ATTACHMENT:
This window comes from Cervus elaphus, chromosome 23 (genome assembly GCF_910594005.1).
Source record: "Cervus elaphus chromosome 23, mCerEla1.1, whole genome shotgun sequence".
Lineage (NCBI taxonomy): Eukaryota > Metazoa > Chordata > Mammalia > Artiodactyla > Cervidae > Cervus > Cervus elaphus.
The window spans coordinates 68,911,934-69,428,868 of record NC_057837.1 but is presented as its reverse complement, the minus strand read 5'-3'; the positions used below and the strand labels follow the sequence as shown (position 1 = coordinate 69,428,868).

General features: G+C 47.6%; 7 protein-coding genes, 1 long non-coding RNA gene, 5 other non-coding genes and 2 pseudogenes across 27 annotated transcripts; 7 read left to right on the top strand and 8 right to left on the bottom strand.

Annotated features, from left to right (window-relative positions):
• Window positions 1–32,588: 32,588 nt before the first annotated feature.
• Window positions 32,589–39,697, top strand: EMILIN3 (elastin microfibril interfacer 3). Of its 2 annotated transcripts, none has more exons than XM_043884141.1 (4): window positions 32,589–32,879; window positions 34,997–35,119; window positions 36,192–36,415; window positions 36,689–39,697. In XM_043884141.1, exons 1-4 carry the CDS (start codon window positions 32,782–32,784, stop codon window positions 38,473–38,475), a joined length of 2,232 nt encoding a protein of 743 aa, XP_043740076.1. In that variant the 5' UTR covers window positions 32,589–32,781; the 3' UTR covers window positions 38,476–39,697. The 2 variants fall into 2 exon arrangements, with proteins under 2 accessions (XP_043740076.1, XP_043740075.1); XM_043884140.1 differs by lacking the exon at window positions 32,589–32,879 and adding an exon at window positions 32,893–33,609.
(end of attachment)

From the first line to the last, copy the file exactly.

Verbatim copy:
This window comes from Cervus elaphus, chromosome 23 (genome assembly GCF_910594005.1).
Source record: "Cervus elaphus chromosome 23, mCerEla1.1, whole genome shotgun sequence".
Lineage (NCBI taxonomy): Eukaryota > Metazoa > Chordata > Mammalia > Artiodactyla > Cervidae > Cervus > Cervus elaphus.
The window spans coordinates 68,911,934-69,428,868 of record NC_057837.1 but is presented as its reverse complement, the minus strand read 5'-3'; the positions used below and the strand labels follow the sequence as shown (position 1 = coordinate 69,428,868).

General features: G+C 47.6%; 7 protein-coding genes, 1 long non-coding RNA gene, 5 other non-coding genes and 2 pseudogenes across 27 annotated transcripts; 7 read left to right on the top strand and 8 right to left on the bottom strand.

Annotated features, from left to right (window-relative positions):
• Window positions 1–32,588: 32,588 nt before the first annotated feature.
• Window positions 32,589–39,697, top strand: EMILIN3 (elastin microfibril interfacer 3). Of its 2 annotated transcripts, none has more exons than XM_043884141.1 (4): window positions 32,589–32,879; window positions 34,997–35,119; window positions 36,192–36,415; window positions 36,689–39,697. In XM_043884141.1, exons 1-4 carry the CDS (start codon window positions 32,782–32,784, stop codon window positions 38,473–38,475), a joined length of 2,232 nt encoding a protein of 743 aa, XP_043740076.1. In that variant the 5' UTR covers window positions 32,589–32,781; the 3' UTR covers window positions 38,476–39,697. The 2 variants fall into 2 exon arrangements, with proteins under 2 accessions (XP_043740076.1, XP_043740075.1); XM_043884140.1 differs by lacking the exon at window positions 32,589–32,879 and adding an exon at window positions 32,893–33,609.